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            • Stuart Fawcett

              Stuart Fawcett Gardener

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              I think that's a good idea Pete - I'll try it on some rhizome cuttings hoping they may then grow quicker than seeds. Unfortunately its full on flowering now as I did not understand what was happening when it first started.
              Of course it may just mean they flower again next year instead then die as all I've done is stall their natural cycle. What i love and hate about gardening is how long it takes to find out how plants are affected by what we do to them :)
               
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              • Giri

                Giri Gardener

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                I was surprised to read that bamboo can spread by seed, it is a problem here because it invades the water channels and is virtually impossible to remove.
                Your´s may flower and die Pete, but your neighbours might soon find new examples of this highly invasive plant erupting in their flower beds.
                I´m sure they´d give you a cutting ...
                 
              • pete

                pete Growing a bit of this and a bit of that....

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                I don't actually have real bamboo ,ok I do have 3 clumps of supposedly B. Pubescens, I grew from seed 25yr ago.
                It seems to go through a juvenile stage for a number of years.

                One of my clumps is just showing adult stems.
                Should add I don't look after them very well.
                 
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                • pete

                  pete Growing a bit of this and a bit of that....

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                  Also, isn't black bamboo a variety rather than a species?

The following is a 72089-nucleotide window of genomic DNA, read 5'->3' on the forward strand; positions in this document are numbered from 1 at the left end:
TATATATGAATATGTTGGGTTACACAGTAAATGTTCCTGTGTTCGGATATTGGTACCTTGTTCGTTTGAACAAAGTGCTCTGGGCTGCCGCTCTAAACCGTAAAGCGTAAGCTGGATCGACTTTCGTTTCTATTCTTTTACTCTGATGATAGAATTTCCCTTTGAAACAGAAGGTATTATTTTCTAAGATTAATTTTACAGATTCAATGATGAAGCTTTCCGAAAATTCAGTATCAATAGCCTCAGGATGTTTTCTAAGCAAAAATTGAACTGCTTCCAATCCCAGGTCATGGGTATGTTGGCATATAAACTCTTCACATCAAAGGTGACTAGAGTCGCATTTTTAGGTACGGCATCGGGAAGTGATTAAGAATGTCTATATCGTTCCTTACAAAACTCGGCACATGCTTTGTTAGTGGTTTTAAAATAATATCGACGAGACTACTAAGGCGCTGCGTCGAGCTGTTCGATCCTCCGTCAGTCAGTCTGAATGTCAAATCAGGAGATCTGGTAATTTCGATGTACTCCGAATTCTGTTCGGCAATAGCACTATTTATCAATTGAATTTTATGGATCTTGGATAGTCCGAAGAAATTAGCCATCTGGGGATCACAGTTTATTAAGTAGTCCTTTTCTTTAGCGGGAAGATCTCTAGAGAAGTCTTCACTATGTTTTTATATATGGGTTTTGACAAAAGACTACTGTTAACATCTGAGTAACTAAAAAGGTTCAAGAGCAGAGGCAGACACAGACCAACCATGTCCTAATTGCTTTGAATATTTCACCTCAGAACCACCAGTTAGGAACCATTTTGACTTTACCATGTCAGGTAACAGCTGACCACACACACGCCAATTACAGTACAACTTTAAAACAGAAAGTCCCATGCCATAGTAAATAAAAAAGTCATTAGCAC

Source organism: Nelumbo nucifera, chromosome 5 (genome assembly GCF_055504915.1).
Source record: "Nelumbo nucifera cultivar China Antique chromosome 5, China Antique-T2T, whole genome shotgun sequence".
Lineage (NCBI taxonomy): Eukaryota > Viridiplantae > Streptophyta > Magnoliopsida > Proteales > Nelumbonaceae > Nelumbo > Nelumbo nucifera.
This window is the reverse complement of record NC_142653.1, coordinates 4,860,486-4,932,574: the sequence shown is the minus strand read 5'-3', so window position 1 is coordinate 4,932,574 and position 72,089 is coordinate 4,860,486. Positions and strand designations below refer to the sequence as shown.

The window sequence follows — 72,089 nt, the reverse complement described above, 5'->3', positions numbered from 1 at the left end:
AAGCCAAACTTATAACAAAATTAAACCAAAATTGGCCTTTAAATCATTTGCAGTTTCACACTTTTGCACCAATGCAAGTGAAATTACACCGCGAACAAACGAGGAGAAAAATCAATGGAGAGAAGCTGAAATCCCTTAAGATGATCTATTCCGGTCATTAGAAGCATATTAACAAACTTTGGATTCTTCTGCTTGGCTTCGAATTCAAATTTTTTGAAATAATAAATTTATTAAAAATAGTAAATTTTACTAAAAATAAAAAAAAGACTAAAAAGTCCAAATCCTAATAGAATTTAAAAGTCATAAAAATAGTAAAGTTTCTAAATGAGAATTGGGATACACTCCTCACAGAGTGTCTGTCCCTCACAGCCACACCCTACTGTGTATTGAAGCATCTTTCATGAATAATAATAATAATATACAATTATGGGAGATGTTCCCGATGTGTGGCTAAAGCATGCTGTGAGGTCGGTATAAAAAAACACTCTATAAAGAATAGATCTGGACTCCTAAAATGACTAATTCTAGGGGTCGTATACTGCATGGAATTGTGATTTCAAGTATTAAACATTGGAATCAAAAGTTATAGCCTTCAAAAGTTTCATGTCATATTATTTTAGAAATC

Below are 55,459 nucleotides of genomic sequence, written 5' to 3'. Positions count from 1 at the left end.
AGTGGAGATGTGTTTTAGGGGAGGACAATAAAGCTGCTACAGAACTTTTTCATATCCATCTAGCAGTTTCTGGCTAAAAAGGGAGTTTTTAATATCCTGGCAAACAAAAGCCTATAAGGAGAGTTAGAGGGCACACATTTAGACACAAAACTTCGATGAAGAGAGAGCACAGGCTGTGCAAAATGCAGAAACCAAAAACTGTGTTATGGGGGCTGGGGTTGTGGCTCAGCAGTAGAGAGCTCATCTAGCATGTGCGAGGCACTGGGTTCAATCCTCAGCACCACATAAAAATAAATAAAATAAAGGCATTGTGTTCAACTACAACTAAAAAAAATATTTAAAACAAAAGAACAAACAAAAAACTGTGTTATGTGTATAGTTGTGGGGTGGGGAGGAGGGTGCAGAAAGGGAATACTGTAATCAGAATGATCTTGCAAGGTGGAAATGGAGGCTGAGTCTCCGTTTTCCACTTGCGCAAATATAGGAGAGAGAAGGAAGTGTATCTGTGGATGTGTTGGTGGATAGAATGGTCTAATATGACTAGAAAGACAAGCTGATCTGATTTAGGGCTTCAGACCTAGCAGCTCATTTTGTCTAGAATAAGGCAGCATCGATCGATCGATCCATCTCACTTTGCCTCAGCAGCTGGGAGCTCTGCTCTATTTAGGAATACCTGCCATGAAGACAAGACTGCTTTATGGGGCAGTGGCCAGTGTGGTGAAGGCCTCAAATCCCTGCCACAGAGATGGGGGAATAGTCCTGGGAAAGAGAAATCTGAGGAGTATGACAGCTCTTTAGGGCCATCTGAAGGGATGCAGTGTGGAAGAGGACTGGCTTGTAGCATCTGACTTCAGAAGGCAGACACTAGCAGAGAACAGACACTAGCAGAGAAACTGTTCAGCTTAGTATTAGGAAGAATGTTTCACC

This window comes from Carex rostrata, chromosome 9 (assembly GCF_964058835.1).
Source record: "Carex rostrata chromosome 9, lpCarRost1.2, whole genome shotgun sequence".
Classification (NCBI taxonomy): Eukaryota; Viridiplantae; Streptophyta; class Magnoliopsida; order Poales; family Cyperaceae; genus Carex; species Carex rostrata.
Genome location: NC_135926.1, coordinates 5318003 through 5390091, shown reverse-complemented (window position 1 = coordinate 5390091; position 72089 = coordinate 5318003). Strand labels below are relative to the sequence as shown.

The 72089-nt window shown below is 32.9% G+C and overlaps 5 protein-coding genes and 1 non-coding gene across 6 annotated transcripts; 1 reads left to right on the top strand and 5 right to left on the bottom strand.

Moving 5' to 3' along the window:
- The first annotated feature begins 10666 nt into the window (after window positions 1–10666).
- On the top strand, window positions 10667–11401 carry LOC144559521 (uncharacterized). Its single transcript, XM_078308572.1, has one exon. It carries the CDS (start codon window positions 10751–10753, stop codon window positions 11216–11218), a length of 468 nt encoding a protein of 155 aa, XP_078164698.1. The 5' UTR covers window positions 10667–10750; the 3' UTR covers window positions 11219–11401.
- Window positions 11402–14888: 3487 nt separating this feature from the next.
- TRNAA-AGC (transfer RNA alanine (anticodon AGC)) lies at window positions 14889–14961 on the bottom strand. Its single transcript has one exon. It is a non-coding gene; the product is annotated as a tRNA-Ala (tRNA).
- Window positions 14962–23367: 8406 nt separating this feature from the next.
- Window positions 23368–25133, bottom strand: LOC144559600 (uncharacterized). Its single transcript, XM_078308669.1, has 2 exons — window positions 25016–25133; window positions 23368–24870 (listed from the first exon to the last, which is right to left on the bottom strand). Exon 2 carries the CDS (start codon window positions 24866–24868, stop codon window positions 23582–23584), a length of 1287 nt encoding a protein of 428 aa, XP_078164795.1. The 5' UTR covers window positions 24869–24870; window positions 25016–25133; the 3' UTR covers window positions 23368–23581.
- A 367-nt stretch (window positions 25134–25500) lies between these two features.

Not sure if it would come true from seed.
                   
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                  • NigelJ

                    NigelJ Total Gardener

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                    • flounder

                      flounder Gardener

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                      My understanding is it will flower over a period of a few years. A few million seeds will probably germinate to repopulate the dying clump/stand. This can be a total nightmare as a lot of the phyllostachys can be...shall we say unruly? If you are using a restrictive root barrier the seeds will invariably germinate outside of this! You should end up with a lot of plant swaps.....I'm interested
                       
                    • Sirius

                      Sirius Total Gardener

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                      I have had a few bamboos flower

                      Chusquea gigantea flowered about 4 years ago.
                      It tried desperately to keep shooting new leaves on older culms. No new culms. Was looking terrible by last year, so I chopped it out. I have recently noticed a few seedlings in the area where the parent plant was

                      Fargesia nitida flowering this year. Looked dreadful and have also removed it.
                       
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                        Last edited: Jul 21, 2021
                      • NigelJ

                        NigelJ Total Gardener

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                        @Sirius My fargesia nitidia flowered about 5 years ago and I took it out the following year, found a few seedlings, but many.